How to Bubble Wrap Windows for Winter Warmth
Bubble Wrap . . . Really?
You may have heard of using bubble wrap on your windows and wondered what all the fuss was about. Is this is a new craze or a practical, workable idea to keep cold out and warmth in?
Using bubble wrap on your windows is the easiest method, by far, to reduce heat loss and lower heating bills (and if you've ever used one of those indoor temperature sensors that you aim at the walls and windows, you will know how the temperature drops rapidly when the device is aimed at windows). Windows, in fact, can be one of the biggest sources of heat loss.
With this method, there is no taping, no blow-drying, no thin plastic drying out after a season or two and splitting, and no replacing of expensive window kits. This method is fast, easy, and hassle free, and your cut sheets can be applied to windows within seconds. The pre-cut sheets can be used for repeated applications.
If this idea appeals to you, read on for tips and tricks. By the time you finish reading this article, you will have all the information you need to cover your windows with bubble wrap.
Materials for Bubble-Wrapping Windows
- roll/rolls of large-bubbled wrap
- spray mister
Where to Get Bubble Wrap
Rolls can be purchased at Walmart and other home hardware-type outlets. An online search will help you to see what is available. It pays to compare prices before you buy. If you can find a local outfit, you will save on shipping costs.
If you have to order online, plan to meet the minimum order threshold to save on shipping costs.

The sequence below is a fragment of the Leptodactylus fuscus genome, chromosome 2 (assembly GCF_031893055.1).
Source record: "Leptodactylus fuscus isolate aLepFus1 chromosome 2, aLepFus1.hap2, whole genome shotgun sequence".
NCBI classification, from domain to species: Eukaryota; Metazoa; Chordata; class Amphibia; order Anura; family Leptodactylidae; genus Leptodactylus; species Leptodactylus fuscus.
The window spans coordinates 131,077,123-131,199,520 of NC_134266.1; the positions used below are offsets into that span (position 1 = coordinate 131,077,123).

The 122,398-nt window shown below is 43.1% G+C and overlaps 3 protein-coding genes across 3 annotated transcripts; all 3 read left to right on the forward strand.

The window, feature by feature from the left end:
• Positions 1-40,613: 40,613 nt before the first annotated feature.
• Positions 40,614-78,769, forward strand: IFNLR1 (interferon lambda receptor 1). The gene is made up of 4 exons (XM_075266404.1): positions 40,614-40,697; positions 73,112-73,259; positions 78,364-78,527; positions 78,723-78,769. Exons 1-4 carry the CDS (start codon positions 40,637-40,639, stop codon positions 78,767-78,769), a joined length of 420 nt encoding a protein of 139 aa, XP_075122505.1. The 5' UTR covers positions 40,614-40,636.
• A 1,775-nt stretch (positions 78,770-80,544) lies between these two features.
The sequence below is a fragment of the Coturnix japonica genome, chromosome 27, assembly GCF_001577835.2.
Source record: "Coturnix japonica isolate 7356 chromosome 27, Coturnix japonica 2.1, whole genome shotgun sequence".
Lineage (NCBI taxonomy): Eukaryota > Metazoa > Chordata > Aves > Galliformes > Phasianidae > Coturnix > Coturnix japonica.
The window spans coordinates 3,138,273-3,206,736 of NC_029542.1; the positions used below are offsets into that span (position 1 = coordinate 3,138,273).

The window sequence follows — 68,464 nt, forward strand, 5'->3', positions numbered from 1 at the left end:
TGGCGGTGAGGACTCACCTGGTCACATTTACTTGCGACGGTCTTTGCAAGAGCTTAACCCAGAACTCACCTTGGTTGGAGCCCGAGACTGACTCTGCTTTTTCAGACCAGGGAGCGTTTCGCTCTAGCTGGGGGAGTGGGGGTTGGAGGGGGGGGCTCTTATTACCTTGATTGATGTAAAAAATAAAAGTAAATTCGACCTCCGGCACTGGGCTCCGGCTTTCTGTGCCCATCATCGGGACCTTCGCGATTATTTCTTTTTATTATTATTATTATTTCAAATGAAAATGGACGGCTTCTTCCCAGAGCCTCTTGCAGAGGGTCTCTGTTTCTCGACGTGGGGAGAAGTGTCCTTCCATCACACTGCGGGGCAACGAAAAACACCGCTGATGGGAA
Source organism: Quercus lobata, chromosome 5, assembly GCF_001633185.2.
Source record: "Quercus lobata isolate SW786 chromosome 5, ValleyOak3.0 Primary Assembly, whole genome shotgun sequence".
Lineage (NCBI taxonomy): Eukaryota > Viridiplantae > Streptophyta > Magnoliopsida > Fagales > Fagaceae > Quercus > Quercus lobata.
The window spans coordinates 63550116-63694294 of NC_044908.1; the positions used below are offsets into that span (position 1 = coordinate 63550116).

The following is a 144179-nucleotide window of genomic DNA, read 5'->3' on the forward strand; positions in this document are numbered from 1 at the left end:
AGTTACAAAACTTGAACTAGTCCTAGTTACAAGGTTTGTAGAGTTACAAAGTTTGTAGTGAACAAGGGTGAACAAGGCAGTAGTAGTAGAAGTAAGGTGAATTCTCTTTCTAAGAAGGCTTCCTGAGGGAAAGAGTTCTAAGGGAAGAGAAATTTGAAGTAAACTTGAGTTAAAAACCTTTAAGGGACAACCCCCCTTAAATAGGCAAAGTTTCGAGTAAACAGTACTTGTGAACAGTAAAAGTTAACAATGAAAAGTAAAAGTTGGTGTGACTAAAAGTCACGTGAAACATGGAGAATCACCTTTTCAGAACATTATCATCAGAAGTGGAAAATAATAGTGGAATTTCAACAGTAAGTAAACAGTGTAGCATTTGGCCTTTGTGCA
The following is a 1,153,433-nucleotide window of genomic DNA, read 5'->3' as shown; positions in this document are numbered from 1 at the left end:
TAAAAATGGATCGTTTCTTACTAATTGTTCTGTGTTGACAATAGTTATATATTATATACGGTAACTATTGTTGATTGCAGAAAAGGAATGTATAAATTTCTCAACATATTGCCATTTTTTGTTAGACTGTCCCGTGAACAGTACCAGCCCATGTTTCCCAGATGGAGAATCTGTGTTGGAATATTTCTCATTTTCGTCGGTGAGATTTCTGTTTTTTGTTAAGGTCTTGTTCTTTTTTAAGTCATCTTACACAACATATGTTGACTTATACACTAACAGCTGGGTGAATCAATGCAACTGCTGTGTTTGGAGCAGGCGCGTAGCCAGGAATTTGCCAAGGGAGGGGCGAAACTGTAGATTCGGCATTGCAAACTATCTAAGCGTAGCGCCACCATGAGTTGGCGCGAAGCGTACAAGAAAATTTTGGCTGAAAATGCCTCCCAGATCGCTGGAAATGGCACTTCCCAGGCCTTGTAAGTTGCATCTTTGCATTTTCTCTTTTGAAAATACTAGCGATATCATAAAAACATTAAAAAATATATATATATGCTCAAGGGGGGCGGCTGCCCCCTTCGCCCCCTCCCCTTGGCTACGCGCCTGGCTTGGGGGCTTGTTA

Bubble-Wrap Buying Tips
Measure carefully before buying. Measure the average width of your windows and keep this in mind when ordering rolls of bubble wrap. If a roll is too narrow, the wrap won't cover your window panes. Far better to order wider rather than narrower. You can cut down on cutting and avoid having to piece sheets together by ensuring the wrap you are ordering is wide enough.
Order wrap that has large bubbles in it. Large bubbles create a protective layer while still letting in light.
Think twice before ordering perforated wrap. Some rolls come with perforated sections that can easily be torn off the roll, which makes working with panels even easier. But if you order perforated, make sure you know the length (height) of each piece. Buying rolls that are perforated for easy separation of panels may seem like a good idea, but most rolls separate at lengths of every 12". Unless your windows aren't very tall, this is undesirable. The whole idea of using bubble wrap is ease-of-use and not having to tape, so why have to cut extra pieces or have to piece together or tape together panels that aren't long enough?
A Word About Bubble-Wrap Sizing